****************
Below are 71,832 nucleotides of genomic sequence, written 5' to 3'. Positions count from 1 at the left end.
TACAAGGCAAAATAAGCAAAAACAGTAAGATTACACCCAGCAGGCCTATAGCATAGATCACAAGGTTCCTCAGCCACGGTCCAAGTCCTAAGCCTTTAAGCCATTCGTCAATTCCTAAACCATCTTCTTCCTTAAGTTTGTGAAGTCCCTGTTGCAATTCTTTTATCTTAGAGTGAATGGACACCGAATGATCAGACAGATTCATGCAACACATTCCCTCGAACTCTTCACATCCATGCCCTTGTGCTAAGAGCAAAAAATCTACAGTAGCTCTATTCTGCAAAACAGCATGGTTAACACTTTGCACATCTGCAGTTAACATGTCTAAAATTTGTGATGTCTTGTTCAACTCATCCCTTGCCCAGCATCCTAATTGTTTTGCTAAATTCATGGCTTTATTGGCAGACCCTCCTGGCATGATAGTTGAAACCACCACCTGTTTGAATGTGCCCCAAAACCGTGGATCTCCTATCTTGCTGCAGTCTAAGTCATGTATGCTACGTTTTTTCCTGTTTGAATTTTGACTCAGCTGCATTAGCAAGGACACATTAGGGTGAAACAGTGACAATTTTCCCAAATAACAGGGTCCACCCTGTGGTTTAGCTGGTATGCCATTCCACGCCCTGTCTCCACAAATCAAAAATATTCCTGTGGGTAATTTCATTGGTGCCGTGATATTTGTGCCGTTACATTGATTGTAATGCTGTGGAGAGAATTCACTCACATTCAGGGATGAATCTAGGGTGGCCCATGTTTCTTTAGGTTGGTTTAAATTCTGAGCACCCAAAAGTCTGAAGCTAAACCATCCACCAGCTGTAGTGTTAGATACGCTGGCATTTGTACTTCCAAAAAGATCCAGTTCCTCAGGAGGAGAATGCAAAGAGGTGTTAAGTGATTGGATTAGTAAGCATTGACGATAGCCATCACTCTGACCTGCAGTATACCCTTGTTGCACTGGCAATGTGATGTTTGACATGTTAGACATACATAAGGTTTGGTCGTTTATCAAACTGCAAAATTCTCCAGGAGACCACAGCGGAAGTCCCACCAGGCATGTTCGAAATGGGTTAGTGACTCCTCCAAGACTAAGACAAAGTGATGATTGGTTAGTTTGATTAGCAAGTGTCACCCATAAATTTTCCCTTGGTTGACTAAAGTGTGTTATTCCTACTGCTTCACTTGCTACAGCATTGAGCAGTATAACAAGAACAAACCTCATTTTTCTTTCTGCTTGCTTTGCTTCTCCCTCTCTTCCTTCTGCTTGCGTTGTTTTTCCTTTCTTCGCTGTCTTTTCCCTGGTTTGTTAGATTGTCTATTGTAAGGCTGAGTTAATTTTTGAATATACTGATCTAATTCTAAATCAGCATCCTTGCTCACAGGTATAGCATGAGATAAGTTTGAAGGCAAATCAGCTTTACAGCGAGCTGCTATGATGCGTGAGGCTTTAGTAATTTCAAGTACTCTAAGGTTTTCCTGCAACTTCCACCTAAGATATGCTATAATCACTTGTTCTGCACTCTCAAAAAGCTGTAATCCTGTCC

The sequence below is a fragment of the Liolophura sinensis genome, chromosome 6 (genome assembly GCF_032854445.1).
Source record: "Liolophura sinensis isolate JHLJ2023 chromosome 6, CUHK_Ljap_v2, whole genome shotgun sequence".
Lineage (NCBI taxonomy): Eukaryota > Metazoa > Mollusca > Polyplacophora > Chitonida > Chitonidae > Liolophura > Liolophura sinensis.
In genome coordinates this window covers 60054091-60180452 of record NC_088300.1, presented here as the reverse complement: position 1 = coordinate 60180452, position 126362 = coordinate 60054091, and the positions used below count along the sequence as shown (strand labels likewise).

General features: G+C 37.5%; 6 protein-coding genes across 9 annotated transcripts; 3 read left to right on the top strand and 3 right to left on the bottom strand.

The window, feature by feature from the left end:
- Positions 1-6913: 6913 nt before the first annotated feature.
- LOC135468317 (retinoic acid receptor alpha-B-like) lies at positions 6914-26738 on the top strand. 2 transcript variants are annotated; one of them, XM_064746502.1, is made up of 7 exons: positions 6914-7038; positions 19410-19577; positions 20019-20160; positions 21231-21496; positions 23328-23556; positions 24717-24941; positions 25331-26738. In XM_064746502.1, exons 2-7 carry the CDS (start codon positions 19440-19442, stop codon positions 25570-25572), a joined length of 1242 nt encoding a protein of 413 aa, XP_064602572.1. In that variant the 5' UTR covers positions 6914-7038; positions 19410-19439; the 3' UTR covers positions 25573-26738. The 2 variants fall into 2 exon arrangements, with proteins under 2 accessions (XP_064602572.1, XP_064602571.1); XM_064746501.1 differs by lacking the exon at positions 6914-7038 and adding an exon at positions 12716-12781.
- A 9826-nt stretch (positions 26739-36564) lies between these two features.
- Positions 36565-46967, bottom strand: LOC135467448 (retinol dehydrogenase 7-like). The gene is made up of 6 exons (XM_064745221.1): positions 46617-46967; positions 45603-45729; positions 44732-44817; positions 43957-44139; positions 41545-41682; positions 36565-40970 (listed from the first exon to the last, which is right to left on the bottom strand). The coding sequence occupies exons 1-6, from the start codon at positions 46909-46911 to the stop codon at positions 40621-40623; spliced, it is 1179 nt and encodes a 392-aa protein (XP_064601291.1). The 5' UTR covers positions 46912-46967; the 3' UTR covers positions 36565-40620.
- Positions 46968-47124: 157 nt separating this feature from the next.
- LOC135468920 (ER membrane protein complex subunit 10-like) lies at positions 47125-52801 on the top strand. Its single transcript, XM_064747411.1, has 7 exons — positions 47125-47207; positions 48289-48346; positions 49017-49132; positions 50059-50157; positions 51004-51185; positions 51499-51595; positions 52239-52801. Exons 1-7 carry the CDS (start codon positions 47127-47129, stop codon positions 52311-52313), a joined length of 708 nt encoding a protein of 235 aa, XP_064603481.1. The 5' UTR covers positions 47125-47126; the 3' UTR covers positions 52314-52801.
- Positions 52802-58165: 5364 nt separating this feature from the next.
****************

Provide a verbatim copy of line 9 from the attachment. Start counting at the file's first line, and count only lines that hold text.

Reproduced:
- Positions 1-6913: 6913 nt before the first annotated feature.